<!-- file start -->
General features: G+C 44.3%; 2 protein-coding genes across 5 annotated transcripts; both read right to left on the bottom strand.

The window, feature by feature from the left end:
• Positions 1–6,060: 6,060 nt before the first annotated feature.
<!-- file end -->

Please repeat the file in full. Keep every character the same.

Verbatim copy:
General features: G+C 44.3%; 2 protein-coding genes across 5 annotated transcripts; both read right to left on the bottom strand.

The window, feature by feature from the left end:
• Positions 1–6,060: 6,060 nt before the first annotated feature.